January 7, 2003 12:20 PM (EST) The Advanced Camera for Surveys aboard NASA's Hubble Space Telescope has used a natural "zoom lens" in space to boost its view of the distant universe. Besides offering an unprecedented and dramatic new view of the cosmos, the results promise to shed light on galaxy evolution and dark matter in space.Hubble peered straight through the center of one of the most massive galaxy clusters known, called Abell 1689. This required that Hubble gaze at the distant cluster, located 2.2 billion light-years away, for over 13 hours. The gravity of the cluster's trillion stars — plus dark matter — acts as a 2-million-light-year-wide "lens" in space. This "gravitational lens" bends and magnifies the light of galaxies located far behind it. The Advanced Camera's IMAX movie-quality sharpness, combined with the behemoth lens, reveals remote galaxies previously beyond even Hubble's reach. A few may be twice as faint as those photographed in the Hubble Deep Field, which previously pushed the telescope to its sensitivity limits. Though much more analysis is needed, Hubble astronomers speculate that some of the faintest objects in the picture are probably over 13 billion light-years away (redshift value 6).In the image hundreds of galaxies many billions of light-years away are smeared by the gravitational bending of light into a spider-web tracing of blue and red arcs of light. Though gravitational lensing has been studied previously with Hubble and ground-based telescopes, this phenomenon has never been seen before in such detail. The ACS picture reveals 10 times more arcs than would be seen by a ground-based telescope. The ACS is 5 times more sensitive and provides pictures that are twice as sharp as the previous work-horse Hubble cameras. So it can see the very faintest arcs with greater clarity. The picture presents an immense jigsaw puzzle for Hubble astronomers to spend months untangling. Interspersed with the foreground cluster are thousands of galaxies, which are lensed images of the galaxies in the background universe. Detailed analysis of the images promises to shed light on the mystery of dark matter. Dark matter is an invisible form of matter. It is the source of most of the gravity in the universe because it is much more abundant than the "normal matter" that makes up planets, stars and galaxies. The lensing allows astronomers to map the distribution of dark matter in galaxy clusters. This should offer new clues to the nature of dark matter. By studying the lensed distant galaxies, astronomers expect to better trace the history of star formation in the universe, over the past 13 billion years. The picture is an exquisite demonstration of Albert Einstein's prediction that gravity warps space and therefore distorts a beam of light, like a rippled shower curtain. Though Einstein realized this effect would happen in space, he thought it could never be observed from Earth. Though individual stars lens background light, the deflection was too small to ever be seen from Earth. When the laws of relativity were formulated in the early 20th century, scientists did not know that stars were organized into galaxies beyond our own Milky Way. Great clusters of galaxies are massive enough to warp space and deflect light in a way that is detectable from Earth. The Abell cluster is the ideal target because it is so massive. The more massive a cluster, the larger the effects of gravitational lensing. Copyright http://hubblesite.org/newscenter/archive/releases/2003/01/text/MICROSOFT WORLD WIDE TELESCOPE HAS A GUIDED TOUR TO THESE IMAGES AND AUDIO INFORMATION GIVEN BY MIKE GLADDERS AT THE UNIVERSITY OF CHICAGO LAST DECEMBER 2007. PLEASE DOWNLOAD THE VERY INTERESTING SOFTWARE OF MICROSOFT AND LOOK FOR THIS ITEM...IT'S FANTASTIC SCIENCE !!!gravitational lens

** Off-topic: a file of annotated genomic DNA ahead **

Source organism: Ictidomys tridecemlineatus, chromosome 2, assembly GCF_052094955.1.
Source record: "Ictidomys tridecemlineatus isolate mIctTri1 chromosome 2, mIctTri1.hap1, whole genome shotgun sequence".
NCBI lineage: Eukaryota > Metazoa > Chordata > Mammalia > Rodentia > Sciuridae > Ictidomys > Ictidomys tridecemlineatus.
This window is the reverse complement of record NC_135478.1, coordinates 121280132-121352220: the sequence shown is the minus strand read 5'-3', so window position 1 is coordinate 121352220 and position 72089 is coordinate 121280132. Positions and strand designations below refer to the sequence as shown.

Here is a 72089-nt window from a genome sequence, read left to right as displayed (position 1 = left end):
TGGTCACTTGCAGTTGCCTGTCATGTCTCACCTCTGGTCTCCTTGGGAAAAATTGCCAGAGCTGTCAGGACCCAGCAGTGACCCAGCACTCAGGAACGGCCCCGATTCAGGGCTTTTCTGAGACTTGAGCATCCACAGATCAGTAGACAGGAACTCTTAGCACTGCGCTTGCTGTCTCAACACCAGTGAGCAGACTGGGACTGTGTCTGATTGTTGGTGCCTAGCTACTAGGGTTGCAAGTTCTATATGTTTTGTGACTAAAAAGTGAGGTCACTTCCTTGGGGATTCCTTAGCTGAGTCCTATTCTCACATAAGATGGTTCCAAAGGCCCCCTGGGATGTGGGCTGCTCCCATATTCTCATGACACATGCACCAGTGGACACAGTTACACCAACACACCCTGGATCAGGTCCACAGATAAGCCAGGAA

How can Glast help us find dark energy and dark matter?

Here is the answer from David Band ; nasa project Glast.GLAST may see gamma-ray line emission from the decay or annihilation of the sub-atomic particle(s) that make up the dark matter. In some theories the decay or annihilation of these particles emits gamma rays of a specific energy, and should occur in regions where many of these particles are clustered together.This clustering will result from the gravitational attraction of the dark matter.Also, gamma ray emission from regular matter will be greater in regions where the dark matter has caused matter to accumulate.glastI am not aware of any GLAST observations that will have a direct connection with dark energy. But I would not be surprised if someone found one!